The one hesitation would be, well, it’s in the United States. But to your point, I think investments like from Constellation are just proof that the US is getting there, regardless of federal policy. And that’s happening every day: there’s more strategic capital that’s coming in to the United States, the opportunity is multiples bigger than the Canadian opportunity, and that’s why we like the states so much.

James West:     Sure.

Marc Lustig:     It’s not without risk, but it’s worth it given the size of the prize.

James West:     Right. So it seems to me, and correct me if I’m wrong, but the issues surrounding the CSA and the TMX where there was going to be some questions surrounding Canadian-listed issuers who have assets in the US – is that now in the rear-view mirror, and it largely supported that concept by the fact that this Constellation deal has gone through without a hitch, and so quickly?

Marc Lustig:     Yeah, I hope it is. I think that people are comfortable now that there’s been some clarification. Certainly the OSC or the CSA, I should say, made its point clear, and that point was, we’ll be the ones to determine the merits of these companies and whether they should be listed. We’ll leave it with the individual exchanges in terms of what their own policies are, about which companies can have which assets in which jurisdictions. So that was extremely helpful, especially for a company like CannaRoyalty.

I think as it relates to the TSX or the CSC, they’re businesses in their own right, so that’s important to point out. Those are for-profit companies, versus the CSA, which is a government agency protecting investors. And so those individual exchanges will make determinations that I think are probably safest for investors, but also best for their business. As the US loosens up, made possible by things like Constellation Brands’ investment, or certainly that clarifies that companies there are getting more comfortable with things, maybe the TSX will loosen up and see it as an opportunity for businesses like CannaRoyalty.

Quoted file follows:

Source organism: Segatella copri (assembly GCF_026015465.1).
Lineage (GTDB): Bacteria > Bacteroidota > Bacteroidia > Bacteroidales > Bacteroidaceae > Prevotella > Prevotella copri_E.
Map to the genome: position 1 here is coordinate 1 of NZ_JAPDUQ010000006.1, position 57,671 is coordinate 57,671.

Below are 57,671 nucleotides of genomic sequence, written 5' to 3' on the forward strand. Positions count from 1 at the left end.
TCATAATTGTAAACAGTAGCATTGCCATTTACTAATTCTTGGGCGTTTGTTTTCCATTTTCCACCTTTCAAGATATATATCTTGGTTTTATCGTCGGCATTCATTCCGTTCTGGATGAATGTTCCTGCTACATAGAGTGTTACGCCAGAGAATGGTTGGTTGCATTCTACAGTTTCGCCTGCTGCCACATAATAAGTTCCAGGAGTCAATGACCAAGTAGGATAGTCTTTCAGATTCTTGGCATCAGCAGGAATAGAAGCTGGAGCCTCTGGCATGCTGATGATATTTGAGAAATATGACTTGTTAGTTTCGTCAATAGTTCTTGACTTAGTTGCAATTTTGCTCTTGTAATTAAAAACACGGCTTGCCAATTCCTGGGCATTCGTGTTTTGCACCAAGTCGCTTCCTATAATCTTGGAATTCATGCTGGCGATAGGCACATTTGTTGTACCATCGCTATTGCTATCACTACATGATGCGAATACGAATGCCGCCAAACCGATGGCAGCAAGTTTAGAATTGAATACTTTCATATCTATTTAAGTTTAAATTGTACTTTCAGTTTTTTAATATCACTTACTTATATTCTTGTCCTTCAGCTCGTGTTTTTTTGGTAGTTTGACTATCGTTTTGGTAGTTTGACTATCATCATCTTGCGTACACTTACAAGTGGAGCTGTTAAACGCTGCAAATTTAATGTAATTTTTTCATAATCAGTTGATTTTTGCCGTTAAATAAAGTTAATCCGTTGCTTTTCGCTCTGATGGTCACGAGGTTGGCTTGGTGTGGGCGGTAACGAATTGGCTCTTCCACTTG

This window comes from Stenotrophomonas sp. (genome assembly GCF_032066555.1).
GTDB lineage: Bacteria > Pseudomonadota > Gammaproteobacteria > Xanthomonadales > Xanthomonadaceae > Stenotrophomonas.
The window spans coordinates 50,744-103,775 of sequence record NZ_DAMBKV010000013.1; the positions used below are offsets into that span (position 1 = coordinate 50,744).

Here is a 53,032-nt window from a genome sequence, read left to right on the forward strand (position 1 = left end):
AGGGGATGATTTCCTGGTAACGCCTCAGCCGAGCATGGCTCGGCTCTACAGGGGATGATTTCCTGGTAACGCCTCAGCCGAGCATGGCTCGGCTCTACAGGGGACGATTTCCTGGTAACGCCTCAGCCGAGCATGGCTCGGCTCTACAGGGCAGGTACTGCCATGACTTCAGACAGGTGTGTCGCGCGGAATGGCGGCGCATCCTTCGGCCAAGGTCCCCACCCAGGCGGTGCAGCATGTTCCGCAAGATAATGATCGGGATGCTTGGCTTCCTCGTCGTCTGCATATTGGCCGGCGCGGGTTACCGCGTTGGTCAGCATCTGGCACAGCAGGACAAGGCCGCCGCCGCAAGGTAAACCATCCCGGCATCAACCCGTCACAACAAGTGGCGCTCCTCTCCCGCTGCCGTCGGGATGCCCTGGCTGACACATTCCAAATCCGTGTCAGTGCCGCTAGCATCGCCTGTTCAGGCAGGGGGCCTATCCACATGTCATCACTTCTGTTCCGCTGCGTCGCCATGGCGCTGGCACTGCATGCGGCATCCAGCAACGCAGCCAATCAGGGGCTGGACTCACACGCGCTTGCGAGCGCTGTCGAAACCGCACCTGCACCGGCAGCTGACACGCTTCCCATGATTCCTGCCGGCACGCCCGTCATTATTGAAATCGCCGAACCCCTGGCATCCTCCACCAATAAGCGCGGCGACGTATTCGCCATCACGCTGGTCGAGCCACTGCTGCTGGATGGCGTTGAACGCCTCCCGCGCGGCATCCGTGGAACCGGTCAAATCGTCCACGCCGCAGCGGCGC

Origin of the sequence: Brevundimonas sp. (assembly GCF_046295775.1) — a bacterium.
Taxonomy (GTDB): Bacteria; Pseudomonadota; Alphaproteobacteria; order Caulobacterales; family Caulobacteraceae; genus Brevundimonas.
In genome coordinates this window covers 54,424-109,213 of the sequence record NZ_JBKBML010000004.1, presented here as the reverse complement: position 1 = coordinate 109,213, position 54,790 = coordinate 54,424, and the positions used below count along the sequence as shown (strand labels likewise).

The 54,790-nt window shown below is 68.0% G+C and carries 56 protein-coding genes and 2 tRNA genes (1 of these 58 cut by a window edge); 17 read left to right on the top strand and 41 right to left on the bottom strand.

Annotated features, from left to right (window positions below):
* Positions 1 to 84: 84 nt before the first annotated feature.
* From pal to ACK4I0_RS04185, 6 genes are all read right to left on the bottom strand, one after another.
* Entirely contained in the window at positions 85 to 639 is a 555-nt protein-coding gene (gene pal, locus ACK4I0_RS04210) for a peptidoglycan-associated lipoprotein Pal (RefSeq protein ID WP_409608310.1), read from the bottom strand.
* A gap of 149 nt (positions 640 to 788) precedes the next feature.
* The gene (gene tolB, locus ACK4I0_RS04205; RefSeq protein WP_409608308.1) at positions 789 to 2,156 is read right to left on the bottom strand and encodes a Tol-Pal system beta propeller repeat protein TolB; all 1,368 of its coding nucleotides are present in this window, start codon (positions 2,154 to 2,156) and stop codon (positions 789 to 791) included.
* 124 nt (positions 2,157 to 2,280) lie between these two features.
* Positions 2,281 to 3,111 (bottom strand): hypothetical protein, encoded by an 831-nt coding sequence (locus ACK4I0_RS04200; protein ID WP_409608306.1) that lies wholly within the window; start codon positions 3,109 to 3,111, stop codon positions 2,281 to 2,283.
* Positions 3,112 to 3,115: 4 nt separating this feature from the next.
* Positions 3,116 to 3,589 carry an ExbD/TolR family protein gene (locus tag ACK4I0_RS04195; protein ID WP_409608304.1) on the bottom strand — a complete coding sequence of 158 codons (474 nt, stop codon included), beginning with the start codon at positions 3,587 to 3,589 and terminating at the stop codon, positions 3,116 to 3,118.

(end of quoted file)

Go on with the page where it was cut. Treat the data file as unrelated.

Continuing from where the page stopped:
James West:     Sure. Well, looks like it’s only going to get better. Marc, we’ll leave it there for now. Thanks very much for coming in today.

Marc Lustig:     Thanks for having me, James.

James West

James West

Editor and Publisher

I employ a Capital Efficiency Model that dictates money should never be exposed for longer than is absolutely necessary to the possibility of being lost. Thus, I routinely sell half my position when a stock doubles from my entry price, and I sell stocks that lose 20%, unless there are...
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Midas Letter is provided as a source of information only, and is in no way to be construed as investment advice. James West, the author and publisher of the Midas Letter, is not authorized to provide investor advice, and provides this information only to readers who are interested in knowing what he is investing in and how he reaches such decisions.